Report: Jamey Chadwell resigns at Charleston Southern, Mark Tucker named Head Coach

CHARLESTON, S.C. – Charleston Southern University head football coach Jamey Chadwell has resigned his position to accept the Associate Head Coach/Offensive Coordinator position at Coastal Carolina University, Athletic Director Hank Small announced Sunday evening.

Small also announced that quarterback coach Mark Tucker will be CSU’s next head football coach, effective immediately.

PRESS CONFERENCE: Charleston Southern University will hold a press conference on Wednesday, January 11 at 1 p.m., to introduce new head football coach Mark Tucker. The press conference will be held in Buccaneer Fieldhouse and is open to the public.

“Jamey Chadwell has done an outstanding job in leading our program to great success and we thank him and wish him well,” Small said of Chadwell. “He has assembled a very good staff for us to draw from in the hopes of continuing our championship play.”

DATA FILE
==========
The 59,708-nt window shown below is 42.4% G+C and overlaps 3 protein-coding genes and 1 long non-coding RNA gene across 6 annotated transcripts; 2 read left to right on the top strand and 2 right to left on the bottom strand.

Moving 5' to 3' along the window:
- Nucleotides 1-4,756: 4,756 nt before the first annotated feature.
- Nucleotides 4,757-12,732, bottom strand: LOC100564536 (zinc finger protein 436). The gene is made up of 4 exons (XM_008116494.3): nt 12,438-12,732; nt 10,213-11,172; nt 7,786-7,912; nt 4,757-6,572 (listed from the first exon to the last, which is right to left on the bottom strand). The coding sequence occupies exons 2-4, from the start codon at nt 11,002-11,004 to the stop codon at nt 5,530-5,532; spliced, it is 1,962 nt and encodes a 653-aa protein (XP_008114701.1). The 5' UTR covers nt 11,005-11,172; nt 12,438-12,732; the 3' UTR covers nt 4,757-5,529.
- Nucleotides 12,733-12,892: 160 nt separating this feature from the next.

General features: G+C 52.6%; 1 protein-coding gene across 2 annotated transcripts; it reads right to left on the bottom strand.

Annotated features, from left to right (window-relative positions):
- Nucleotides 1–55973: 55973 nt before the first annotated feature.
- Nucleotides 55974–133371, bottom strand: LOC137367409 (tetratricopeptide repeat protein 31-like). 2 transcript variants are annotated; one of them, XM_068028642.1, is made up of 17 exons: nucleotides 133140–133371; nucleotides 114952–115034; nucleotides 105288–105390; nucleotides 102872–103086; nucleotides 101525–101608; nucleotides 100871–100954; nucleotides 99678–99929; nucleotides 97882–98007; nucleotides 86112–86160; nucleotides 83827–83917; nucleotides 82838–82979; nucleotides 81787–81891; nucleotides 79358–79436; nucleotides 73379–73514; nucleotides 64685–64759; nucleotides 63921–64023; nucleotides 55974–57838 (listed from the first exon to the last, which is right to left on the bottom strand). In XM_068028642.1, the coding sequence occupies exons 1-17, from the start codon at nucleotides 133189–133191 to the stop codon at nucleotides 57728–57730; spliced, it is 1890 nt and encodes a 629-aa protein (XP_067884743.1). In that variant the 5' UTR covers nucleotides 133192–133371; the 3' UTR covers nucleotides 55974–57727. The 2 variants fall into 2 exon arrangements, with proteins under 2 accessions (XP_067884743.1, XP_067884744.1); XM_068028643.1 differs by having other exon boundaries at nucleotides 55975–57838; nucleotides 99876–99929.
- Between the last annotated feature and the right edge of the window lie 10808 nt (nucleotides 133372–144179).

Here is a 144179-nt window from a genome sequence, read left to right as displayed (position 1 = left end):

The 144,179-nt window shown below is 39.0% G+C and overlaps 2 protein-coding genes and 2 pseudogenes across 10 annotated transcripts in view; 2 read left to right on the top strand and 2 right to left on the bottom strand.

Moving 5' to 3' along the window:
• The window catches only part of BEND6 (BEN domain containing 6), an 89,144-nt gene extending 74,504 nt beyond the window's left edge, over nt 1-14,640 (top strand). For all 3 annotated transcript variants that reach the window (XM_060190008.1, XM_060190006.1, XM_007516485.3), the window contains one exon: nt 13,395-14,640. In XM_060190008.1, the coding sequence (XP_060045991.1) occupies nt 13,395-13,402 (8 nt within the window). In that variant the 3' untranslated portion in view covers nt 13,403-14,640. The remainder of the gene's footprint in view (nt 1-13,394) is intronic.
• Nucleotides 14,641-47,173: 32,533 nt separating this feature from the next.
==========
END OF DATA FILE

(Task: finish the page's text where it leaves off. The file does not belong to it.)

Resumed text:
Tucker, 54, becomes the fourth head coach in CSU history.

“Mark Tucker has great experience and success as a football coach and has proven to be an outstanding recruiter,” Small said. “It is clear that he has impacted the lives of those around him and we look forward to his leadership of our players and our quality staff.”

Tucker, a Charleston, S.C. native, coached Chadwell at East Tennessee State and was an assistant at The Citadel in the 1990s.

He inherits a team that has posted 35 wins over the last four seasons – the most over a four-year stretch in program history. The Bucs have been ranked for 21 consecutive weeks over the last two years after appearing in the national rankings just once in the program’s first 22 seasons.